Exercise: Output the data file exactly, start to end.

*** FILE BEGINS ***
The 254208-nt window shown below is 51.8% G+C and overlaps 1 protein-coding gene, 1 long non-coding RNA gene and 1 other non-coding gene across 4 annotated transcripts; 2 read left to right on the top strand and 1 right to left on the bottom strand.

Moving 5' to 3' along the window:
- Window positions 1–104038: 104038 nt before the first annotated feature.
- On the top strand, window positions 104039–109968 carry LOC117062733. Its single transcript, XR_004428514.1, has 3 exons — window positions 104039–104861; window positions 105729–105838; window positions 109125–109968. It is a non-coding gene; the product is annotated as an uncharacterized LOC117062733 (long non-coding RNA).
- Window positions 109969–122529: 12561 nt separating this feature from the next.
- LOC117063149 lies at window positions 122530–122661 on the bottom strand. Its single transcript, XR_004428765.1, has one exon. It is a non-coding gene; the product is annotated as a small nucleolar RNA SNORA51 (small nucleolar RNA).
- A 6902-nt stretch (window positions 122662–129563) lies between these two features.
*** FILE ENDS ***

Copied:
The 254208-nt window shown below is 51.8% G+C and overlaps 1 protein-coding gene, 1 long non-coding RNA gene and 1 other non-coding gene across 4 annotated transcripts; 2 read left to right on the top strand and 1 right to left on the bottom strand.

Moving 5' to 3' along the window:
- Window positions 1–104038: 104038 nt before the first annotated feature.
- On the top strand, window positions 104039–109968 carry LOC117062733. Its single transcript, XR_004428514.1, has 3 exons — window positions 104039–104861; window positions 105729–105838; window positions 109125–109968. It is a non-coding gene; the product is annotated as an uncharacterized LOC117062733 (long non-coding RNA).
- Window positions 109969–122529: 12561 nt separating this feature from the next.
- LOC117063149 lies at window positions 122530–122661 on the bottom strand. Its single transcript, XR_004428765.1, has one exon. It is a non-coding gene; the product is annotated as a small nucleolar RNA SNORA51 (small nucleolar RNA).
- A 6902-nt stretch (window positions 122662–129563) lies between these two features.